To make best use of time, I gifted them a frame of eggs and larvae, and two swarm cells underway from another hive. Wait, SWARM CELLS?!! Yep, my best honey production hive filling top to bottom with bees and honey, the first new queen of 2016, was getting ready to leave! She was TOO full and prepping to swarm. A couple of days later I successfully found that queen and artificially swarmed her and a contingent to another box, where I am keeping them confined for a few days. Another nuc has begun. So I removed one frame that had beginning swarm cells and gifted it to the White Dot Queen colony just to make sure they weren't queenless. It doesn't hurt to help the bees hedge their bets. If they don't want the swarm cells, they'll tear them down, but if they do they'll be much happier I gave it to them.
So back to the 2016 Queen-A group: they had just one other frame with beginning swarm cells on it, two, and some eggs left, so they should make yet another new queen. Things are going F-A-S-T here in the super heavy nectar flow. It's making my head spin!! One big boomer hive will stay, hopefully, and continue to put up honey while making a new queen, provided I free up space for a new queen to lay in once she's online.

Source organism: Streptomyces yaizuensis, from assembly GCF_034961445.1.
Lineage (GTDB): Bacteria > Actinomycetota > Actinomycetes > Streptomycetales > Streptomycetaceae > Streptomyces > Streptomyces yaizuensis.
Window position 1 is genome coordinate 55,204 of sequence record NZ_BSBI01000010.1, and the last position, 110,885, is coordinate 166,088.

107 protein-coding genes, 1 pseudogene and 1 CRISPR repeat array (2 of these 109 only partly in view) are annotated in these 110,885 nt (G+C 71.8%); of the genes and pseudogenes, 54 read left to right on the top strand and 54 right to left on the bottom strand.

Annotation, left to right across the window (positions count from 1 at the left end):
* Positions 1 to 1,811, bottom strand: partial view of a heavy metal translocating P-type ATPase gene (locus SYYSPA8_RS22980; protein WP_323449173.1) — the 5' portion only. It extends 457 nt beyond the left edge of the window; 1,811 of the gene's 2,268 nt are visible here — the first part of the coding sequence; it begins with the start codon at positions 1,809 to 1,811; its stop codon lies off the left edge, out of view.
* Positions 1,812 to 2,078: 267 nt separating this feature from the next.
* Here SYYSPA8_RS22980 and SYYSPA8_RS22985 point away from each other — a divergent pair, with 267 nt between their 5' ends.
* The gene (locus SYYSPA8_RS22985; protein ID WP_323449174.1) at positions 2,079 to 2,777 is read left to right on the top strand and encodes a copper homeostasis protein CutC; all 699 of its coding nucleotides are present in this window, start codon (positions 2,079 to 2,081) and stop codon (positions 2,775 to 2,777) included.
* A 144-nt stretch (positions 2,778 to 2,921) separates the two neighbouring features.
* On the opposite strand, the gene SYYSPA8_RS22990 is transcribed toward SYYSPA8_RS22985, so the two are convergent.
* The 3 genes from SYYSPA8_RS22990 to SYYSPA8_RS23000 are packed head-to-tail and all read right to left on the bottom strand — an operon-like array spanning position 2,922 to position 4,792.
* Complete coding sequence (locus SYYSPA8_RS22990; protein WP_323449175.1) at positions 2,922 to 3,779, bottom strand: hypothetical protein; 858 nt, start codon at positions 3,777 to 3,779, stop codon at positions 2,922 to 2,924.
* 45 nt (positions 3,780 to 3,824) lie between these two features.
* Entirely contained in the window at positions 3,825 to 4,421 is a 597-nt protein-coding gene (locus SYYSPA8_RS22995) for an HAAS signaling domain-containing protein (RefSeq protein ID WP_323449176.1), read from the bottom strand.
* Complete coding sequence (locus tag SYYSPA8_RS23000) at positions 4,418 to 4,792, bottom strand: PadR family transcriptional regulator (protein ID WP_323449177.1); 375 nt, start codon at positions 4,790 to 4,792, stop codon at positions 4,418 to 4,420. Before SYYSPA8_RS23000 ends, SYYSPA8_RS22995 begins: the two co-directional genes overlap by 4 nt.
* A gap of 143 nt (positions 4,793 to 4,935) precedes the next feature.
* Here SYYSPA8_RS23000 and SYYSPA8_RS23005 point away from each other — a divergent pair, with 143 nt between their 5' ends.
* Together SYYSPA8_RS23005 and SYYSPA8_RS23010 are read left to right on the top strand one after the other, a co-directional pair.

I happily saw this beautiful site looking in on one of the new nuc starts I was attempting. See her? Look in the bottom right corner, hiding in the crease between the bottom bar and the fat honey comb above. There you'll see a gorgeous long light amber queen!
Here's a better view. You can also see the eggs she's begun laying in a gorgeous tight brood pattern. Another success! Two out of five isn't all that bad, I told myself.
But uh-oh, here's why I'm finding swarm cell preparations in my whopper hive with a two-month-old queen. They'd drawn out combs, filled it and distilled all that nectar into honey in just a month. It was mind-boggling. But it was also a problem. A honey-bound hive will swarm and that's a big no-no for a beekeeper who wants to keep as many of his awesome queens as possible.
To add to my previously perceived troubles, I found this in another nuc that was trying to make a queen, an emergency cell. Not sure what the story is there, other than they didn't like the new queen very well and instantly started prepping to supersede her. Always trust the bees is my motto. I gently set this back and will gift them some eggs when I check back after a long-awaited vacation.